In December 2012, Maria Toorpakai Wazir reached the top 50 of women’s squash after an extraordinary struggle to become a professional player. Born in the tribal areas of Pakistan, Maria’s family disguised her as a boy until she was a teenager so she could try sport. After the Taliban discovered her true identity, Maria was threatened and she went into hiding until a Canadian former squash champion got her out of Pakistan. She talks to Ashley Byrne. The programme is a Made-In-Manchester...


Mary Peters

In 1972, the Northern Irish athlete Mary Peters became a hero across the sectarian divide in her country by winning the gold medal in pentathlon at the Munich Olympics. At the age of 33, Peters was coming to the end of her career but she took victory in the final 200-metre sprint by just one tenth of a second, setting a World Record in the process. Mary Peters talks to Ian Williams. PHOTO: Mary Peters in action (Getty Images)



In the 1980s, a group of French teenagers created a sport with no equipment, no coaches and no rules. Called Parkour, the idea is to convert your local town into an obstacle course by jumping across rooftops, vaulting walls and hanging off ledges. Parkour is now so popular that it has featured in a Madonna video and a James Bond film. Claire Bowes talks to one of Parkour's founders, Sebastien Foucan. PHOTO: Sebastien Foucan in action (Courtesy Sebastien Foucan)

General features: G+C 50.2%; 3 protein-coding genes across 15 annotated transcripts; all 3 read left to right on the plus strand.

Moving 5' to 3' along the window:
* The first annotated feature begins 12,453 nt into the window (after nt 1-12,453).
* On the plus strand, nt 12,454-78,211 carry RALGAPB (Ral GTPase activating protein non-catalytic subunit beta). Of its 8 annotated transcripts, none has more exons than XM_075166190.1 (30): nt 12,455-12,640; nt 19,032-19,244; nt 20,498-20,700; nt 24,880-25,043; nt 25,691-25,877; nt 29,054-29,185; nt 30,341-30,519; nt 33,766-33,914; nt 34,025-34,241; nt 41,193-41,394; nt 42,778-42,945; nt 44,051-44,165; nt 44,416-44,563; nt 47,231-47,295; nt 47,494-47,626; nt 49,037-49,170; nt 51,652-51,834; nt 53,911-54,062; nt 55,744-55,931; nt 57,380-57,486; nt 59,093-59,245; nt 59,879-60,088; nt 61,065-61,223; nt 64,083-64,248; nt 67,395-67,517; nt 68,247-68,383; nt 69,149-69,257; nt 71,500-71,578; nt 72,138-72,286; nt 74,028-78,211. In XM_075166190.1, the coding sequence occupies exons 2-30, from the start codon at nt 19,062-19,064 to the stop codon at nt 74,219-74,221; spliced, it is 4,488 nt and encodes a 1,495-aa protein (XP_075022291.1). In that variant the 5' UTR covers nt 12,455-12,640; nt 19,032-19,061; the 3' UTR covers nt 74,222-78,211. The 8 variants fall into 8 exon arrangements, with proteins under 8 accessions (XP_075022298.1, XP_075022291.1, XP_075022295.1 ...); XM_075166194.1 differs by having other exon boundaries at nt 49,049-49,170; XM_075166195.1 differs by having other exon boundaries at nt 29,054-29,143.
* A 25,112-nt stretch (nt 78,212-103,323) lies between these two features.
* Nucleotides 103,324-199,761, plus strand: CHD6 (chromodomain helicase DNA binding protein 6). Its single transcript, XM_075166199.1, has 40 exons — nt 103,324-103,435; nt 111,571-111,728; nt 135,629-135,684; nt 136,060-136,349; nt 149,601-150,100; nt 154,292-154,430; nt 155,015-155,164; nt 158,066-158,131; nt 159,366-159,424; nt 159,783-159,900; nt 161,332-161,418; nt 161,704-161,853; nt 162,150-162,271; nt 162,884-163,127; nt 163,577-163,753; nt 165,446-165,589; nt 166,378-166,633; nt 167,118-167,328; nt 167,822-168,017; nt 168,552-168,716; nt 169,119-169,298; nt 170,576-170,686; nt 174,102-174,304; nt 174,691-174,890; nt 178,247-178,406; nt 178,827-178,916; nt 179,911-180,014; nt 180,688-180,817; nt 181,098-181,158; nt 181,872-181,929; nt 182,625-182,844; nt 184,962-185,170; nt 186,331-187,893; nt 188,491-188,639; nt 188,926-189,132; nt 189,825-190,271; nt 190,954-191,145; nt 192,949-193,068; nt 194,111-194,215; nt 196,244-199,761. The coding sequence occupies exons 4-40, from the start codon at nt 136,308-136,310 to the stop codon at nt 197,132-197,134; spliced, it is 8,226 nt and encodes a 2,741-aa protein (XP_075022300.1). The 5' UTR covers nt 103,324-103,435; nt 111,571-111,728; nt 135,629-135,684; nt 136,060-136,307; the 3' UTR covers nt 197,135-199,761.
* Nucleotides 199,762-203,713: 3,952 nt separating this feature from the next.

Why I designed the prosthetic running leg

When sports enthusiast Van Phillips lost his foot in a water-skiing accident, he decided to design a prosthetic leg that would allow him to keep running. He used carbon graphite which was light, flexible and strong. His invention would revolutionise para-sports. He tells Rebecca Kesby how he was determined to improve the clumsy prosthetic legs available in the 1980s, to allow amputees to feel the freedom of physical speed and strength again. (Photo: The Flex-Foot Cheetah prosthetic running...


The perfect bull-ride

In 1991, Wade Leslie stunned the world of professional rodeo by becoming the first – and only – cowboy to achieve a perfect score of 100 points for a bull-ride. Leslie stayed in full control of an angry 1500-pound bull called Wolfman at a meeting in Oregon. He talks to Jonathan Holloway. The programme is a Made-In-Manchester Production. PHOTO: Wade Leslie (courtesty Wade Leslie)


Ironman's Ironwoman